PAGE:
Hungry, Hungry Larvae: How Entomologists Design the Diet for Mass-Reared Screwworm Flies
When screwworm flies (Cochliomyia hominivorax) showed up in the Florida Keys in 2016, for the first time in more than 50 years, government agencies were ready to respond. They used the sterile insect technique, suppressing the wild population of flies with an overwhelming number of mass-reared, sterilized flies.
Those flies came from a facility in Panama maintained by the U.S. and Panama governments known as COPEG (the Spanish-language acronym for Panama – United States Commission for the Eradication and Prevention of Screwworm). COPEG’s mass-rearing program serves a dual purpose: providing a steady supply of sterilized screwworms to maintain a permanent sterile fly barrier in eastern Panama and standing ready to supply sterilized screwworms for outbreak response elsewhere.
And “mass-rearing” is no exaggeration: COPEG’s target output is approximately 20 million screwworm pupae per week. (Though it has the capacity to exceed 100 million per week!)
By now, maybe you’re wondering (or maybe you’re not wondering at all, but we’re going to answer it for you anyway): How do you feed all those baby screwworms?
The answer involves a whole lot of cow blood.
In the 1950s, when the sterile insect technique was first effectively operationalized, screwworm fly larvae were raised on a diet that included raw ground beef, but the drive for cost efficiency drove an evolution in the diet toward dry powdered ingredients. By 2007, the diet consisted of spray-dried whole bovine blood, spray-dried egg, dry powdered milk substitute, and cellulose fiber, all mixed with water. But, in the last couple of years, the availability of spray-dried whole bovine blood has dwindled, leading the scientists at COPEG to once again revise their screwworm-rearing diet. And their latest formulation is documented in an article published in June in the open-access Journal of Insect Science.
The change was driven largely by simple market dynamics, says Joshua Thomas, entomologist with the U.S. Department of Agriculture-Animal and Plant Health Inspection Service at COPEG and lead author on the report. “Simply put, companies have moved away from the sale of whole blood over the much more flexible byproducts, optimizing cost-to-benefit ratios,” Thomas says. “As technology advanced, the ease of partitioning the whole blood into its plasma component and cellular fractions became more and more efficient.”
So, Thomas and colleagues moved to a formula that replaced the whole-blood portion with a mix of hemoglobin and plasma as separate ingredients. They chose a hemoglobin-to-plasma ratio of 8:2, but they also tested ratios of 9:1 and 7:3 and measured the results in terms of hatch rate, larval weight, pupal weight, and pupal quantity.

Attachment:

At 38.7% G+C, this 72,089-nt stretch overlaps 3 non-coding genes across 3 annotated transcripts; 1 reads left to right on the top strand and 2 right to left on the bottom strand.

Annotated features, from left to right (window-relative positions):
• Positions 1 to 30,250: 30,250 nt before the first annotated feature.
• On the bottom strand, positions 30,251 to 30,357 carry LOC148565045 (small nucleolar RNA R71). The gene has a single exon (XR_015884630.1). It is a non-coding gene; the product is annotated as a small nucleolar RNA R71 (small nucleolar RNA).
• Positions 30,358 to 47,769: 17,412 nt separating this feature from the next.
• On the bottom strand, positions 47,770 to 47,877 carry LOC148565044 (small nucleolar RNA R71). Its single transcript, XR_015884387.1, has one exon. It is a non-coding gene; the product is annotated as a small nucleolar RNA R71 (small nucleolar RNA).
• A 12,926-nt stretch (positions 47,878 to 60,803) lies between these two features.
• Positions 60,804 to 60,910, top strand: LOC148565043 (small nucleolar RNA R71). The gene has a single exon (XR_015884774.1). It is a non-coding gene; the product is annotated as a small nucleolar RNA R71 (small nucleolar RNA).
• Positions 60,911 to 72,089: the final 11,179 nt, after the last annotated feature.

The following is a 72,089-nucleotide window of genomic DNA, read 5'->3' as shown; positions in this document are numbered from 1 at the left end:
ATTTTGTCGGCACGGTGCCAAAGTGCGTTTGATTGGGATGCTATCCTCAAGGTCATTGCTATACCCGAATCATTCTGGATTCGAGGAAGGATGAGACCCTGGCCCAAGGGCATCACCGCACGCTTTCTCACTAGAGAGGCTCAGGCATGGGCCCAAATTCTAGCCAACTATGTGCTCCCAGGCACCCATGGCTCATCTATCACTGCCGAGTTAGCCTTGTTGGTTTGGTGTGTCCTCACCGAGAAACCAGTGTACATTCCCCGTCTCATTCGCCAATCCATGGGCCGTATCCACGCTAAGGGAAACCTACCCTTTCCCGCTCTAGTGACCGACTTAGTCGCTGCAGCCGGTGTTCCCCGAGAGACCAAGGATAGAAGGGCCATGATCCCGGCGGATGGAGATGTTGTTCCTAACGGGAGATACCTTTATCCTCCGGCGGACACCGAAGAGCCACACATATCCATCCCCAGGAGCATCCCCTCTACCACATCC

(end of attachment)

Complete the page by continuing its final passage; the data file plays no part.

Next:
The results show that the diets with more plasma (8:2 and 7:3 ratios) produced more larvae but not greater overall larval or pupal weight than the 9:1 ratio. In terms of cost efficiency, however, the 9:1 ratio came out about 3 percent more expensive than the other two ratios, which ran nearly even.
At least for now, COPEG will continue with its 8:2 hemoglobin-to-plasma ratio in its screwworm -rearing diet, Thomas says. Future research may elucidate why, exactly, the varying ratios result in differing yields.
“Though both are high in protein content and low in fat, plasma and hemoglobin contain a few very specific differences,” says Thomas. “For example, our Quality Control department commonly finds the pH of plasma between 9-10, while our powdered hemoglobin stays between 7-8. As well, the amino acid profiles of both are not exactly alike, nor are the specific nutritional values.”
In 1964, a study by Richard E. Gingrich in the Annals of the Entomological Society of America outlined the specific proteins required for screwworm larvae. “As a personal curiosity, I am interested in replicating the research of Dr. Gingrich, utilizing the technology and techniques we now have available more than 50 years later,” Thomas says. “I think the study would result in a clear and direct understanding of the exact amino acids, elements, and vitamins needed to make minute changes to our diet at the most precise levels for any situation.”
The new report in the Journal of Insect Science offers the public a glimpse into a government entomology program that they might take for granted or otherwise not often think about—even though it saves U.S. an estimated $1.3 billion in damage to livestock every year by keeping the pest at bay.
“We wanted to give our readers a bit of insight into how a mass rearing program, such as COPEG, evaluates and scrutinizes all changes both scientifically and financially. Multiple, slow, deliberate steps ensure overall yield sustainability and population stability,” says Thomas. “On the other hand, proven cost benefits in the field are often what drives administrative change.”
Journal of Insect Science